Well, this does change according to where you are, but generally you are required to keep your dog(s) under control and not to harass / frighten people. The law of course is very clear on the matter and if people make a complaint about your dog, you could find yourself in very hot water indeed.
There are various schools of thought about whether or not you should put your dogs on a lead when you see other people approaching – some take a view that their dogs have the right to do whatever they like – charge up to people, bark at them or have the right to play with and approach all other dogs – well they do not. It is ‘best practice’ to recall your dogs and put them on a lead if other people put their dogs on a lead. Last week, when walking through the countryside, I witnessed a Border Collie (covered in mud) run over to and jump up at two ramblers who were wearing white. This is completely unacceptable and makes all dog owners appear negligent.
Dogs should have the right to freedom and free running daily, but should be trained and managed correctly around people, other dogs, horses et al. Allowing your dog to run after and pursue other dogs as a matter of course is not acceptable. Many dog owners may have dogs that what forever reason are not very sociable with other dogs that are kept on a lead and your dog running over is dangerous and places other people in a position that they should not be in!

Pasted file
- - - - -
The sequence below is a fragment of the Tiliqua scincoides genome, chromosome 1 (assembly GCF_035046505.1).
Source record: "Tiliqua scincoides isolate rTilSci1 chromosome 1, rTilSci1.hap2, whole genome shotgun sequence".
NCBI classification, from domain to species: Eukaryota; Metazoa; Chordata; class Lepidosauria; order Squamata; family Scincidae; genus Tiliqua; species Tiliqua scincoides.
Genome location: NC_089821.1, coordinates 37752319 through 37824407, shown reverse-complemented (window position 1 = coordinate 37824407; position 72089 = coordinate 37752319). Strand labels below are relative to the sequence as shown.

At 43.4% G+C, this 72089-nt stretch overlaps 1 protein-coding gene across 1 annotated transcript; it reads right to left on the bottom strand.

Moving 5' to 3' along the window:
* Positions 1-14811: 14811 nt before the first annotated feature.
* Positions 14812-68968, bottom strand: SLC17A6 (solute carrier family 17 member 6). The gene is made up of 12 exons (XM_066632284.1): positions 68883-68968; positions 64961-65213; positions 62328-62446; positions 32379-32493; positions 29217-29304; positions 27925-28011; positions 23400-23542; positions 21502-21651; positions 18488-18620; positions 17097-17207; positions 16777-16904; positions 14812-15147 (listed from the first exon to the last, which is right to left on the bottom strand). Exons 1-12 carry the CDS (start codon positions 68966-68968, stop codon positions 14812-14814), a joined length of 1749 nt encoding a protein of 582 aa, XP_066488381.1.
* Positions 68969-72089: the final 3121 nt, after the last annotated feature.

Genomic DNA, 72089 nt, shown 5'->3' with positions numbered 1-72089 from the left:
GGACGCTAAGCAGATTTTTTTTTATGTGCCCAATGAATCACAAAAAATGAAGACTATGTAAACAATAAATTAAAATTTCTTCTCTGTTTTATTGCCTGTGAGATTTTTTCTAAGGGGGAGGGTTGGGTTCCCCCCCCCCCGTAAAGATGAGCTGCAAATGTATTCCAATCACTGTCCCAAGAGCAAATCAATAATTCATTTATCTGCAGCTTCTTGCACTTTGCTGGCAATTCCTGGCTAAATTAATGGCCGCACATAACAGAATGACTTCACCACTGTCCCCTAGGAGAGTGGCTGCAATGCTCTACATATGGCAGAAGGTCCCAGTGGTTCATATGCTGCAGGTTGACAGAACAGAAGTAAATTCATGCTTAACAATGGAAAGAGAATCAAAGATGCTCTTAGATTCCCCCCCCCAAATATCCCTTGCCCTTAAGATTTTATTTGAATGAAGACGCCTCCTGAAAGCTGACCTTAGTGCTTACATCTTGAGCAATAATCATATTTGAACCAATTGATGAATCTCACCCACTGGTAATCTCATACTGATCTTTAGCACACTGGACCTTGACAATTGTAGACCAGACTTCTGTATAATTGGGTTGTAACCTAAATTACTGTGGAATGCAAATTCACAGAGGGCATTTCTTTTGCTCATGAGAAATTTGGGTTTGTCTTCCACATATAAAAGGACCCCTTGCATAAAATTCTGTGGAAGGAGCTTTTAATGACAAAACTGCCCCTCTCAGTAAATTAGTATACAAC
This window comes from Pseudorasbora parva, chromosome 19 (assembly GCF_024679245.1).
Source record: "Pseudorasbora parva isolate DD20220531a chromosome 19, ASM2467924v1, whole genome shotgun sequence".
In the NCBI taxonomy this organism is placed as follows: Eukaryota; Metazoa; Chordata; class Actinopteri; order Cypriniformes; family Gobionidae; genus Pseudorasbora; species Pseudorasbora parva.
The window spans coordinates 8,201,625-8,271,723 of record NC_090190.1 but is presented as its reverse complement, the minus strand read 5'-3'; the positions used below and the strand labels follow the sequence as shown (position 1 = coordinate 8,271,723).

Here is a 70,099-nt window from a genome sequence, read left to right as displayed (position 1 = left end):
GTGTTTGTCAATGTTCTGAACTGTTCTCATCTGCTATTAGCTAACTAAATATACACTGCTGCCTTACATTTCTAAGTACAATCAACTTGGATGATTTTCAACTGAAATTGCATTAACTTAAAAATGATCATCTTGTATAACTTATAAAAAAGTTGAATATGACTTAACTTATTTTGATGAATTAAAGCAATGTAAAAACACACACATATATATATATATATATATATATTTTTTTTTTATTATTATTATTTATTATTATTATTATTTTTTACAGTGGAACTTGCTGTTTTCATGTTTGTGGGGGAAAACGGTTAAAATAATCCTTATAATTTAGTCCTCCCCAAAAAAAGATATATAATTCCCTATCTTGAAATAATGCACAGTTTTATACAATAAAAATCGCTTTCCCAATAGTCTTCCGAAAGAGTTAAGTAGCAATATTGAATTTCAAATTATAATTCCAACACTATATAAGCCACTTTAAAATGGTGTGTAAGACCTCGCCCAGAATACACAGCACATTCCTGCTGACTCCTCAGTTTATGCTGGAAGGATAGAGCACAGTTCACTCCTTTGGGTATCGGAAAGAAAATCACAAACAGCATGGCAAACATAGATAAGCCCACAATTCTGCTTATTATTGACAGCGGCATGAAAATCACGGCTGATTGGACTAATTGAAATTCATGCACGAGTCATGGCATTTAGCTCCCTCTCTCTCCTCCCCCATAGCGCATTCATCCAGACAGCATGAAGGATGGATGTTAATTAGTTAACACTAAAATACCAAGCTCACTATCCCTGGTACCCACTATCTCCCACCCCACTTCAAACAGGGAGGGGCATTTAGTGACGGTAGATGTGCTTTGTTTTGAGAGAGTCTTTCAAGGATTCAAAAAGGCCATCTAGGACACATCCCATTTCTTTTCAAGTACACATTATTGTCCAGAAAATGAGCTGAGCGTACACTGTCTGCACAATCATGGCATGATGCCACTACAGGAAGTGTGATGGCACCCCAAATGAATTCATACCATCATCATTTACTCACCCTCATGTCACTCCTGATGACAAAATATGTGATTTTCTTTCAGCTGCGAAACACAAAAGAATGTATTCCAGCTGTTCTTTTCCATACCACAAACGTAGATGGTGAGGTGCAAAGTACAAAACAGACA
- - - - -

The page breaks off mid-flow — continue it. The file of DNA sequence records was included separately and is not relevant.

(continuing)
When I walk out with my dogs, I make a point of calling them and making them walk to heel or sit and stay when meeting other people – whether they have dogs or not. It can be very daunting to approach people with dogs – not all are dog lovers and as friendly as your dog may be, it matters not!
Depending on where you live, the rules may be different. For example in cities in public parks, dogs are generally allowed much more engagement – this is an accepted part of park life and therefore becomes an expected norm. Because there are generally more people around, dogs are fairly indifferent to the people passing them – however this is not the case in rural settings where people appear less frequently, making it more unusual and therefore more interesting.
London parks tend to be a very social setting for dog owners and are an accepted part of the scene by the majority – except the occasional foreign visitor who takes umbrage!
So where you are walking dictates to some extent the rules. What you must bear in mind is that your dog does not have the right to approach all other dogs and other dogs do not always have the right to approach yours. Obedience should be taught in order that you can recall your dog – so often, I hear people exclaim ‘it’s OK, he’s friendly!’ as their dog comes hurtling toward me. Well that is all well and good, except, sometimes they are not friendly and sometimes the other dogs are not friendly and you should not be imposing your dog on others who do not wish their dogs to engage with yours for whatever reason.